A Sunnier Scenario for Chips


By Otis Port Malcolm G. Penn says he still has nightmares about his contrarian, bullish forecast for the semiconductor industry in 2003. But that's not stopping him from going out on a limb again and thumbing his nose at the dour outlooks for next year from other prognosticators, including even the Semiconductor Industry Assn. Penn takes heart in his track record: For the last couple of years, his forecasts have been closer to the mark than perhaps any rival market researcher's.

Penn is founder and chairman of Future Horizons, a British market watcher based in Sevenoaks, south of London. Chip-industry folks in Europe regard Penn's outfit as their backyard Dataquest Inc. -- in part because Penn was the chap who set up the renowned U.S. tech market researcher's European operation in 1982 and headed it until starting Future Horizons in 1989.

The outlook for 2005 seems almost a replay of what happened going into 2003. Penn's initial take on 2003 called for 18% growth. Other projections were only in the single-digit range -- and by late spring, most were being lowered slightly.

"INVENTORY CORRECTION"? Then came time for the annual gathering that Future Horizons hosts each May. Penn fretted about his numbers. But no matter how he tweaked his computer models, he kept coming back to his original assessment. So he told the May meeting that he was sticking with 18%.

The outcome? Growth in 2003 tallied 18.8%. It was a similar story last January. Penn pegged 2004's semiconductor growth at 30%. Other forecasts then were in the low 20s. The final number isn't yet known but probably will be around 29%. And now for 2005, Penn foresees a 15% rise in worldwide chip sales, to $245 billion -- far from the flat or slightly down projections of other seers (see BW, 1/10/05, "The New Driver in Chipland").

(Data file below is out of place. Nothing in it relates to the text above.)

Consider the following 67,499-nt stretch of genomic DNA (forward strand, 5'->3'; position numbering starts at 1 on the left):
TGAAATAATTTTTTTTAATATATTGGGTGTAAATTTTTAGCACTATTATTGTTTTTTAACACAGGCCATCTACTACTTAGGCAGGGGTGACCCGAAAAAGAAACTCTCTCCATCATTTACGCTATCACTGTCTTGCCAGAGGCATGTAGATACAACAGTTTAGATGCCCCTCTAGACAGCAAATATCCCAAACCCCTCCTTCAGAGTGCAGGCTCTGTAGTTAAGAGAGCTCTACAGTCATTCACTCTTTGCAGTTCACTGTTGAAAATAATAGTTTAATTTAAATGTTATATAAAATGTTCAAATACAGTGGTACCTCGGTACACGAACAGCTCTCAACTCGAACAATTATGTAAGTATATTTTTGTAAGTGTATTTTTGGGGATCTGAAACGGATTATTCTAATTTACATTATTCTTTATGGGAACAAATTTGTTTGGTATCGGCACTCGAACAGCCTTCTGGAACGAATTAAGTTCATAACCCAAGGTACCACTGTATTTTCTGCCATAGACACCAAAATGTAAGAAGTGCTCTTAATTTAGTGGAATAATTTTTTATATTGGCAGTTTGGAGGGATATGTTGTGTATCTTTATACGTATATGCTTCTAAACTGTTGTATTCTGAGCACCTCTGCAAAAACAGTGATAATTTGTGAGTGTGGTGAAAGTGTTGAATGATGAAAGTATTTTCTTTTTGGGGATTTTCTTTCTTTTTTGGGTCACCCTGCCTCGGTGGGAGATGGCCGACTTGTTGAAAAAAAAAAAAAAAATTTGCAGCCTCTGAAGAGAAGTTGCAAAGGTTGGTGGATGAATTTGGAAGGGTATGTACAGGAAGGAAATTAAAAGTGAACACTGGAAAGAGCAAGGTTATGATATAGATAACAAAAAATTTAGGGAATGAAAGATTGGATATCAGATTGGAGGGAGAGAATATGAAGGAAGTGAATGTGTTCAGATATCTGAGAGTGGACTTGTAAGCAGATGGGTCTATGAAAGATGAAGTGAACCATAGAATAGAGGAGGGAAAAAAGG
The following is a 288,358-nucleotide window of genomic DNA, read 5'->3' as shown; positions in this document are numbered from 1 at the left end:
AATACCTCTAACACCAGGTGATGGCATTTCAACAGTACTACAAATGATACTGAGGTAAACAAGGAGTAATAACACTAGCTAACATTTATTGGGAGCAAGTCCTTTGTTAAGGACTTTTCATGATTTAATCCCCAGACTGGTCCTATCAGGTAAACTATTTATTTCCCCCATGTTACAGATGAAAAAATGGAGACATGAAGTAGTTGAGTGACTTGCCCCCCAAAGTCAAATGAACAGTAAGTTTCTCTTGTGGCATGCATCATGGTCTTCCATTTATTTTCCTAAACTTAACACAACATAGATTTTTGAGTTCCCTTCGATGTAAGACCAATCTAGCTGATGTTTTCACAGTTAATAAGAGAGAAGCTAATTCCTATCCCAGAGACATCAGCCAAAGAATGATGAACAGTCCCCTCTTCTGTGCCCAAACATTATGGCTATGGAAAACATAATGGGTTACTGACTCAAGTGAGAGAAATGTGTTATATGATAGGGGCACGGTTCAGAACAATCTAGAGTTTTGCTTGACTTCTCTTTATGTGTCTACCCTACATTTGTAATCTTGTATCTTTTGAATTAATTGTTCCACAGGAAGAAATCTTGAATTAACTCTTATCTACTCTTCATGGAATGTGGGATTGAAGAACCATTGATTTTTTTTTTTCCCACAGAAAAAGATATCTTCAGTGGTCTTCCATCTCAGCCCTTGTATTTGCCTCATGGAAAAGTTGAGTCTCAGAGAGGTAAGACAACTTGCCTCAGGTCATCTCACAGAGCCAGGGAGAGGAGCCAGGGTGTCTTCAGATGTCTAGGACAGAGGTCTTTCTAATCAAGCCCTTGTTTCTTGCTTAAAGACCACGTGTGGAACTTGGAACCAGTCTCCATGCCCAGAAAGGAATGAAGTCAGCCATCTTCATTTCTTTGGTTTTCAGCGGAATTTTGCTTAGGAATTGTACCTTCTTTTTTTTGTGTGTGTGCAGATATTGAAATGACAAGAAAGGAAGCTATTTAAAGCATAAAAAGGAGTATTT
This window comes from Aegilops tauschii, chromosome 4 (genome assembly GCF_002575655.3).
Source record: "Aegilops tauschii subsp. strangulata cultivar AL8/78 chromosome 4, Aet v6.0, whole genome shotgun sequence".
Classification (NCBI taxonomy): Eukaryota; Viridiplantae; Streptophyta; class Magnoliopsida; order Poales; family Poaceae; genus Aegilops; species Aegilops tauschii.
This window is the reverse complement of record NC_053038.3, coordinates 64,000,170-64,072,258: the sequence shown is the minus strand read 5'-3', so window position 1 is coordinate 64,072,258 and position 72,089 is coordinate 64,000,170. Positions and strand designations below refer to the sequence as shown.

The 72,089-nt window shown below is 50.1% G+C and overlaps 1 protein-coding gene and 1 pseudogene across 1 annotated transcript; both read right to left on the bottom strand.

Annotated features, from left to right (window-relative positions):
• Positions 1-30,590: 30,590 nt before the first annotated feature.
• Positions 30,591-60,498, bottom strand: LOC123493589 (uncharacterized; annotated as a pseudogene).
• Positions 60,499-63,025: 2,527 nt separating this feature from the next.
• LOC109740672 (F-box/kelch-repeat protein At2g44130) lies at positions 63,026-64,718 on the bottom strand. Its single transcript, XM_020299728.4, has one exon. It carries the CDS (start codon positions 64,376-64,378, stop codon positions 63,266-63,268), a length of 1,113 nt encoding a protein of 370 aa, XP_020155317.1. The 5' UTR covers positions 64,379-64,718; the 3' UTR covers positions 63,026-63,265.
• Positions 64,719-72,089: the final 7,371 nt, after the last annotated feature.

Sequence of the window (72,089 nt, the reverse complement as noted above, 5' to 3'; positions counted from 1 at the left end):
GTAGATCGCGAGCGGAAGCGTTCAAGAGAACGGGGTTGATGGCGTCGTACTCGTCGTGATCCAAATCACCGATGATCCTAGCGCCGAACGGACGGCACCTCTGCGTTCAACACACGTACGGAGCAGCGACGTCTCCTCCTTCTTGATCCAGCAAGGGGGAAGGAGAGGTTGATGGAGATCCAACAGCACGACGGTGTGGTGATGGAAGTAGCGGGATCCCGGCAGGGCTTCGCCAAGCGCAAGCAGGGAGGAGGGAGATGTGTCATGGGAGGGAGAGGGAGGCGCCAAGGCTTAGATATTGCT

"Nothing's guaranteed in the forecasting business," he admits, "but our prognosis is based on the fact that the current slowdown is an inventory correction, which means sales fall below real usage whilst parts in stock are being used up." Real demand for chips, he adds, "is thus currently much higher than actual shipments."

HANDSET "DISASTER." This inventory correction will be over soon, Penn says. Then he expects the mood to change quickly. "Our bet is that all of the other researchers will be cranking their forecasts back up in the second quarter," he says.

One market buoying sales this year will be personal computers. Penn expects a minimum 10% boost in PC unit shipments, largely due to purchases by businesses, many of which are now saddled with five-year-old machines. On the other hand, he terms the 2005 market for mobile-phone handsets "a disaster." Blame that on China's massive overbuilding of phones in 2004.

Still, with the ever-increasing silicon content in almost every consumer product that plugs into the wall or runs on batteries, plus a consensus among economists that global growth in 2005 will be around 4%, or significantly healthier than the 3.4% long-term average, Penn says "industry fundamentals are as positive as ever." Indeed, 15% growth would be close to the chip industry's historical performance -- and a couple percentage points better than its average annual growth record since 1978.

The world's chipmakers will no doubt be praying that Penn is on the money again. Port is a senior writer for BusinessWeek in New York


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